Domestic violence cases are always emotionally charged and carry significant implications for both parties. It is always important to discuss your domestic violence case with an experienced family law attorney to ensure that your rights are protected.

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Communication With My Divorce Lawyer - What Can I Expect?

April 21, 2014

communication-divorce-attorney-1.jpgDivorce lawyers are notoriously busy bouncing from hearing to hearing while juggling constant client phone calls and e-mails. Family law is one of the most "client intensive" areas of law, meaning the client plays a much larger role in a divorce action than he or she would in other civil matters. Effective and prompt communication is the top factor for clients in determining their satisfaction with their divorce attorneys. Urgent issues can arise on a daily basis in divorces cases if the parties have a dispute over finances, child custody/visitation, or property. Unfortunately, clients generally do not know how responsive their attorneys will be to these issues until an emergency arises.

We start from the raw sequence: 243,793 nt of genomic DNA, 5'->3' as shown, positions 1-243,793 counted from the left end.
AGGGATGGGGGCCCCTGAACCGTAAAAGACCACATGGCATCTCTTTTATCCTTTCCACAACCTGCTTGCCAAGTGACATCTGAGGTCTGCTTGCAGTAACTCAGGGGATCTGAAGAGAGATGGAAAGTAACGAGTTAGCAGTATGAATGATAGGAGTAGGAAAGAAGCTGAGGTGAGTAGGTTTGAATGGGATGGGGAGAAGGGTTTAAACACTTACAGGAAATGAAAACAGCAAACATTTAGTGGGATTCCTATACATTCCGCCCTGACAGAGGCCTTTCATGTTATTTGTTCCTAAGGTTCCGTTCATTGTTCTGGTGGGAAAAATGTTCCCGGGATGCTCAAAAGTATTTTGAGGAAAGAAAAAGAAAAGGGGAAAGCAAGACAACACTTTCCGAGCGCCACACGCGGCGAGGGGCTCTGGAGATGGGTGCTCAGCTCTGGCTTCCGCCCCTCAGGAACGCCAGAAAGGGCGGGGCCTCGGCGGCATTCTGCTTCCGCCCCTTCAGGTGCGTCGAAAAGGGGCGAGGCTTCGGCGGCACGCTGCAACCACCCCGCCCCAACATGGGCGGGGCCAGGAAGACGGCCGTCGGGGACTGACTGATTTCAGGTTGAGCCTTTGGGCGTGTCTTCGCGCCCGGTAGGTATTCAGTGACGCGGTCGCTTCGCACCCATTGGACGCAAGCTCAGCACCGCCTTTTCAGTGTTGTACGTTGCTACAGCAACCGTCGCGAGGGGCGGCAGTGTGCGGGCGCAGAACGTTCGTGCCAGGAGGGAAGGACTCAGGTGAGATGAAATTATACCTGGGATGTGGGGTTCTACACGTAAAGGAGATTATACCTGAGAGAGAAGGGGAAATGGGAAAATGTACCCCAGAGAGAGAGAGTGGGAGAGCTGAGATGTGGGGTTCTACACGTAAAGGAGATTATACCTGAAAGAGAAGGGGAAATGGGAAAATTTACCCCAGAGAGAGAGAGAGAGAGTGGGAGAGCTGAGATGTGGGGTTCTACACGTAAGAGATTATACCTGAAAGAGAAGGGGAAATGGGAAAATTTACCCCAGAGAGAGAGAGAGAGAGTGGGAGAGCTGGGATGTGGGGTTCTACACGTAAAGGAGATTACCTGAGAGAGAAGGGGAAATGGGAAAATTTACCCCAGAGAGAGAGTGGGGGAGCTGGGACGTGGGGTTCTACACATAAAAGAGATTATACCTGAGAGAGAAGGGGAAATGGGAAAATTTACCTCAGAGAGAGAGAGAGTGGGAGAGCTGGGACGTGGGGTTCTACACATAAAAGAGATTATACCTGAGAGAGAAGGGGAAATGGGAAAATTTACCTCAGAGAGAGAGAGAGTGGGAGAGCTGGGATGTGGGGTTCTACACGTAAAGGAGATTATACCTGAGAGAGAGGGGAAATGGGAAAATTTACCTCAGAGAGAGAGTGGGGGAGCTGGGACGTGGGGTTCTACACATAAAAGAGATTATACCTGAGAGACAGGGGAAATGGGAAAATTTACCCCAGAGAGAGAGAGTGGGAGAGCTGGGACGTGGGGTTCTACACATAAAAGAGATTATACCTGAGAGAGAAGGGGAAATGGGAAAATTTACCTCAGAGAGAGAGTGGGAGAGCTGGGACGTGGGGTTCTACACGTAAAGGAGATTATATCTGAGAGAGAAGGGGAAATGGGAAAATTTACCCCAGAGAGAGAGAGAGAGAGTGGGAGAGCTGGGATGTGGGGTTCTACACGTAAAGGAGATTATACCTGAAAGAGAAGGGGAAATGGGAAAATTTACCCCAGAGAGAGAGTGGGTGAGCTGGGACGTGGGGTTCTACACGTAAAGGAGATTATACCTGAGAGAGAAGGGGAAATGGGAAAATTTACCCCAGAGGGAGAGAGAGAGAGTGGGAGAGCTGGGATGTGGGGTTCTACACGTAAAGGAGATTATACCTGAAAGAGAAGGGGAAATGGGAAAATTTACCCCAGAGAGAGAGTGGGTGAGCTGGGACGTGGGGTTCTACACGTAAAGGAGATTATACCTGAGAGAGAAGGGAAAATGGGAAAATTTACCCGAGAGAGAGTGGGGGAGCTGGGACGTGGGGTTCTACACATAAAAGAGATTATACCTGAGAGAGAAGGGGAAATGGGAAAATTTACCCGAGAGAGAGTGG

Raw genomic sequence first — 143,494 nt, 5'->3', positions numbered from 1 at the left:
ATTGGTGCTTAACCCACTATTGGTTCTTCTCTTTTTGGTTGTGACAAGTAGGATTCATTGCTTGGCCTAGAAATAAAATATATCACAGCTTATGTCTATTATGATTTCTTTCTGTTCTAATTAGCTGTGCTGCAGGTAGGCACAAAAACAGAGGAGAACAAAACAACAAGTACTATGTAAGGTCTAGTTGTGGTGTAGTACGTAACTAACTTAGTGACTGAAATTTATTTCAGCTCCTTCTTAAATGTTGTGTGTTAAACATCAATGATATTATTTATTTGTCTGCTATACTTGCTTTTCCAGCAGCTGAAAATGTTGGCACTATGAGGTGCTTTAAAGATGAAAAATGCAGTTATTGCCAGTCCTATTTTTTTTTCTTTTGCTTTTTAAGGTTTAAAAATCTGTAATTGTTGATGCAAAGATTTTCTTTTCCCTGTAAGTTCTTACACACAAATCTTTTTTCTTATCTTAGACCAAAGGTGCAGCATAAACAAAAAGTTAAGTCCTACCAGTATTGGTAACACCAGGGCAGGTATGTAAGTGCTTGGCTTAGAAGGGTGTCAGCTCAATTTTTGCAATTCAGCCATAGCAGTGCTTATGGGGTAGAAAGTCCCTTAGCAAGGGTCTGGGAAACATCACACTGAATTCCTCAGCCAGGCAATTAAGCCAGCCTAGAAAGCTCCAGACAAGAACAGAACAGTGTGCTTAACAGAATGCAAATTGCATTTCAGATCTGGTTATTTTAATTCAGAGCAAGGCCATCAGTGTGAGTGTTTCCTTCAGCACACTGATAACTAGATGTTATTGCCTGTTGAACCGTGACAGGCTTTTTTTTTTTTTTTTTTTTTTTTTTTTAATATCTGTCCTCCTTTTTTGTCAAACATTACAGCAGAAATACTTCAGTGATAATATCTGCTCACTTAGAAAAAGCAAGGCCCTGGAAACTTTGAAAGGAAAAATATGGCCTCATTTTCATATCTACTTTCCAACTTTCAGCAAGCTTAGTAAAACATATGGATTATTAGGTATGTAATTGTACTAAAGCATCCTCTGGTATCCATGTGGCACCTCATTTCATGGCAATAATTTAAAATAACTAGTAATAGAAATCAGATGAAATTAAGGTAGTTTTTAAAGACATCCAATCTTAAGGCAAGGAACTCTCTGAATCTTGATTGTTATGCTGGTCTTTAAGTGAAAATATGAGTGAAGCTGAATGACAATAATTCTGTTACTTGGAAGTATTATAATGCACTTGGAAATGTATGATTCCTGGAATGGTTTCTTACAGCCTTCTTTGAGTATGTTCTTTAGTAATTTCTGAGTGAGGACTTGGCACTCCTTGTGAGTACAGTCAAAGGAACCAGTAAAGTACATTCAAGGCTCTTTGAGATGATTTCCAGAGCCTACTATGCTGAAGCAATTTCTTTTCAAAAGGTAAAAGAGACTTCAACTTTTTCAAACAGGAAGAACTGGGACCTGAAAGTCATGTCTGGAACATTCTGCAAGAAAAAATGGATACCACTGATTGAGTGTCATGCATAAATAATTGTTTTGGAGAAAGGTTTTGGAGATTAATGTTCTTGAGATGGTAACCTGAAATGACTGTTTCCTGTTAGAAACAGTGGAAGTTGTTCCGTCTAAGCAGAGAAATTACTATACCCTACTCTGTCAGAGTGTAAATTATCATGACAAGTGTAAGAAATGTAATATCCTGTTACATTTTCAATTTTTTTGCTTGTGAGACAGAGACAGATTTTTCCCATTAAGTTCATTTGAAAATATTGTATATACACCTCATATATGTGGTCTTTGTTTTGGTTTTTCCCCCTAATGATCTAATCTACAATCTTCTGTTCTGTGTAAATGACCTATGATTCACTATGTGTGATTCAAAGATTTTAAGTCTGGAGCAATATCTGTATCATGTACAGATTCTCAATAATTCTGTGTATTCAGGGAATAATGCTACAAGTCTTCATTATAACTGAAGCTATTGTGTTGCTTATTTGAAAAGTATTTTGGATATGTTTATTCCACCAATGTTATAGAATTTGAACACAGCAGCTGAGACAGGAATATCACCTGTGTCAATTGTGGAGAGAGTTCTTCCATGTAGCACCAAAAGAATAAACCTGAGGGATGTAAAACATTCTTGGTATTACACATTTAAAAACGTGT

Family law firms also tend to be much smaller in size in comparison to other civil litigation practices. If a family law firm only has a couple of employees including the lawyer, it may be difficult for the client to get in contact with his or her attorney. With divorce lawyers out of the office frequently for hearings, meetings, depositions, and settlement conferences, office staff is generally left to handle paperwork, client calls, and a multitude of e-mails. Although it is not impossible for small law firms to efficiently communicate with all of their clients in a reasonable manner, many clients are not satisfied with the attention their case receives.

Once a breakdown in communication has occurred between lawyer and client, both parties tend to be angry and frustrated with the situation. Further, switching attorneys or remedying any consequences of inadequate attention to a case could cost the client additional attorney fees and further delay his or her divorce. Considering it is not uncommon for the divorce process to last one to two years, unnecessary delays can be particularly frustrating for clients.